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Testing the function of immune suppressive cytokines and cells in bone metastasis


Sir Peter MacCallum Department of Oncology, University of Melbourne

This project is no longer listed on FindAPhD.com and may not be available.

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Assoc Prof B Parker Applications accepted all year round

About the Project

Bone metastasis is a common occurrence in breast and prostate cancer that leads to patient morbidity and, in many cases, mortality. Treatments that target bone metastases long-term are lacking and, to date, immunotherapeutics including checkpoint inhibitors have met with underwhelming responses. In fact, our laboratory has discovered that immune control of tumour growth in bone is unique and this has highlighted the need for bone-specific studies that dissect the tumour cytokines that lead to immune suppression by altering the balance of immune suppressor and effector cells that promote cancer outgrowth. This is an extremely understudied area of research.

This project will measure and manipulate immune suppressive cytokines (including IL-10), checkpoint proteins (such as PD-1/L1) and immune suppressor cells (such as regulatory T cells) in syngeneic mouse models of breast and prostate cancer to identify prognostic and therapeutic opportunities to predict, prevent or target bone metastasis. This will be linked to analysis of primary and metastatic patient tissues to validate findings in mouse models. Techniques for this project include cell culture, CRISPR-cas9 gene editing, RNA extraction and analysis (using quantitative reverse transcription PCR (RT-qPCR)), western blotting, flow cytometry, multiplex cytokine analysis, multiplex immunohistochemistry, induction and monitoring of tumorigenesis and metastasis in vivo, immune activation and cytotoxicity assays.
This project will be based in the Parker laboratory: https://www.petermac.org/research/labs/belinda-parker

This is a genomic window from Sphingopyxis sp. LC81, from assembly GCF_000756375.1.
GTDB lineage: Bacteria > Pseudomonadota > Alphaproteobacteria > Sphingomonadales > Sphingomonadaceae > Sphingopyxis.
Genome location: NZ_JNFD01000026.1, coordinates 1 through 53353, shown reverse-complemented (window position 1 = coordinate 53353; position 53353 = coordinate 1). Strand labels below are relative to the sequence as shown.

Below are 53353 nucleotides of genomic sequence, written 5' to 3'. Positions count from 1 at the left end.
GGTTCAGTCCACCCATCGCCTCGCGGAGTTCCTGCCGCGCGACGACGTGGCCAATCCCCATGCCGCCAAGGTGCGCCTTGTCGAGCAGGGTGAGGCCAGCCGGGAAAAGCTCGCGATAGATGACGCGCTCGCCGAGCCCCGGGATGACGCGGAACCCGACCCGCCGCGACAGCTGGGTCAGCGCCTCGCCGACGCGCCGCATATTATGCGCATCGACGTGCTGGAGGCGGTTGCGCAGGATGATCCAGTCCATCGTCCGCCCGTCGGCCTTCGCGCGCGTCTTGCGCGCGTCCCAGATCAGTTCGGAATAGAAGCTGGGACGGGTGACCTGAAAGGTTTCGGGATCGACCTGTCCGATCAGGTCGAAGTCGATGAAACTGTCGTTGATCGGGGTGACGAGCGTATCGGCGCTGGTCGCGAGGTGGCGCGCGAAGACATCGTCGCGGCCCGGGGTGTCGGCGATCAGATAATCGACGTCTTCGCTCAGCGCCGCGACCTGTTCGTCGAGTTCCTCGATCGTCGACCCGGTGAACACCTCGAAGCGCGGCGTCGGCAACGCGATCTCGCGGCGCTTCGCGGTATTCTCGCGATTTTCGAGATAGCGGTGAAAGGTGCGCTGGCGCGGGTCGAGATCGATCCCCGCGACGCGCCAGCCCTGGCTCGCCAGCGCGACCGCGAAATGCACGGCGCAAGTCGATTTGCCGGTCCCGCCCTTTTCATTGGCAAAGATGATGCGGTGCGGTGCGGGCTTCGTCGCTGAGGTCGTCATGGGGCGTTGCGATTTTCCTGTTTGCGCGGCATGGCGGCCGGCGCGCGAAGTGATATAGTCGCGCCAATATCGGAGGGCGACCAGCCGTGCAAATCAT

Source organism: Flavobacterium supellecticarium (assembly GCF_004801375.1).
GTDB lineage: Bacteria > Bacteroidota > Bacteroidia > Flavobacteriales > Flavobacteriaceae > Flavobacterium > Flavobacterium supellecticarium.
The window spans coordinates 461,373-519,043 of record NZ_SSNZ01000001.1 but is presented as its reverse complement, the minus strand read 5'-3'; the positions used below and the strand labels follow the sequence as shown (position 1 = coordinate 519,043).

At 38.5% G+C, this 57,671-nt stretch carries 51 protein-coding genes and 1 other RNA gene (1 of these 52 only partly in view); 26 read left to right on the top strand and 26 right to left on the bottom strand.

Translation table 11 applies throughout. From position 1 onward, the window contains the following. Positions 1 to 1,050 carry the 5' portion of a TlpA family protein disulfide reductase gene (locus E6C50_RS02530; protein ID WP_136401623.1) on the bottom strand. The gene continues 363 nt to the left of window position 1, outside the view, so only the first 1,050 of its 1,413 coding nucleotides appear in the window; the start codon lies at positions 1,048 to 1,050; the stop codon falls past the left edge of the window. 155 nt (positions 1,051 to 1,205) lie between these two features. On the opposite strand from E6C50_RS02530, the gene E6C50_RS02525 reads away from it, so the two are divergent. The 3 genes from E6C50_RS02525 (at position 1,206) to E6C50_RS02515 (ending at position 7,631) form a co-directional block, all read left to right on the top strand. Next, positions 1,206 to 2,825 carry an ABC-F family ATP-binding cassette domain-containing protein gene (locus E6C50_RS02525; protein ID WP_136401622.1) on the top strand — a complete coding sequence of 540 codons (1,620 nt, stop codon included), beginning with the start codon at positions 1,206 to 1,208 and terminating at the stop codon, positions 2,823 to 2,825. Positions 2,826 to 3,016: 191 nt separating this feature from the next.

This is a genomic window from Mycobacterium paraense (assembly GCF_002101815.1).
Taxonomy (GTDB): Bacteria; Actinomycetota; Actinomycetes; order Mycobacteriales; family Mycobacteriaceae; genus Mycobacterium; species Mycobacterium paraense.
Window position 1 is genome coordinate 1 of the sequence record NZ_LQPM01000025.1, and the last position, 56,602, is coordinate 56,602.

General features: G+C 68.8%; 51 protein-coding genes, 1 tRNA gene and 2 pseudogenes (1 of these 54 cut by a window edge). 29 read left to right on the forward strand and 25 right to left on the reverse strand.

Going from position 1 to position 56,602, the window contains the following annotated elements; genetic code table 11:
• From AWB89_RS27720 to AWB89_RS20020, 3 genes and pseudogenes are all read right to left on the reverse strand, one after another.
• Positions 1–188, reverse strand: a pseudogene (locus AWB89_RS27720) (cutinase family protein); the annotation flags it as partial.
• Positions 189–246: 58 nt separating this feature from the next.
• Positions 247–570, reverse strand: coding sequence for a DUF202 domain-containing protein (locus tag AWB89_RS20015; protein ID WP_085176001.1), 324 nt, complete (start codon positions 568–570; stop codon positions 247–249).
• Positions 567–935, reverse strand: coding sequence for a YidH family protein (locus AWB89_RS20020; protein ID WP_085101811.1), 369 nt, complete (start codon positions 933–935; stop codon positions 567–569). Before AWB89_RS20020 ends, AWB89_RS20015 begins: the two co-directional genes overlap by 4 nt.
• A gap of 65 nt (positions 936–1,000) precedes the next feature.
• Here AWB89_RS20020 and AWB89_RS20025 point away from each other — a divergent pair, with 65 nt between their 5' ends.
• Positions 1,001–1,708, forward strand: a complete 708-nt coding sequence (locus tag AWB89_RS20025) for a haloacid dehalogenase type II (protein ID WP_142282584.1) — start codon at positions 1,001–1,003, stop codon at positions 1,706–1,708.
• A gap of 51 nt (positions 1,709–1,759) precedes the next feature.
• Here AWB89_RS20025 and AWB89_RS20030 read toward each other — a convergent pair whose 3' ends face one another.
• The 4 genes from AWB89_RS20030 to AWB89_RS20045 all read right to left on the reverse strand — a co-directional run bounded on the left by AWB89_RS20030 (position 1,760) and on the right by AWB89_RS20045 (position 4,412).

Peter MacCallum Cancer Centre in Melbourne Australia’s only public hospital solely dedicated to cancer, and home to the largest cancer research group in Australia. Cancer is a complex set of diseases, and modern cancer research institutes such as Peter Mac conduct research covering a diversity of topics that range from laboratory-based studies into the fundamental mechanisms of cell growth, translational studies that seek more accurate cancer diagnosis, clinical trials with novel treatments, and research aimed to improve supportive care.
https://www.petermac.org/education/research-education

All students engaged in postgraduate studies at Peter Mac are enrolled in the Comprehensive Cancer PhD (CCPhD) program, regardless of which university they are enrolled through. The program is managed by the Sir Peter MacCallum Department of Oncology (The University of Melbourne), based at Peter Mac.

The Comprehensive Cancer PhD program builds on established conventional training for cancer research students providing a coordinated program of skills, research and career training in addition to usual PhD activities. The program is designed to complement existing PhD activities and provides opportunities to develop professional skills that will help candidates to fulfil their career ambitions.
https://www.petermac.org/education/comprehensive-cancer-phd-program


Funding Notes

All PhD students at Peter Mac must have a scholarship from The University of Melbourne or through another government, trust or philanthropic organisation. Before applying for a scholarship, you must have agreed on a project with an institute supervisor.

For further information about the university application process, see:
https://www.petermac.org/education/research-education/postgraduate-program

For further information regarding scholarships (both local and international), see:
http://research.mdhs.unimelb.edu.au/scholarships
Closing dates for applications for scholarships to commence in 2020: Round 1 -31 October 2019; Round 2 - 31 Jan 2020; Round 3 - 15 May 2020.
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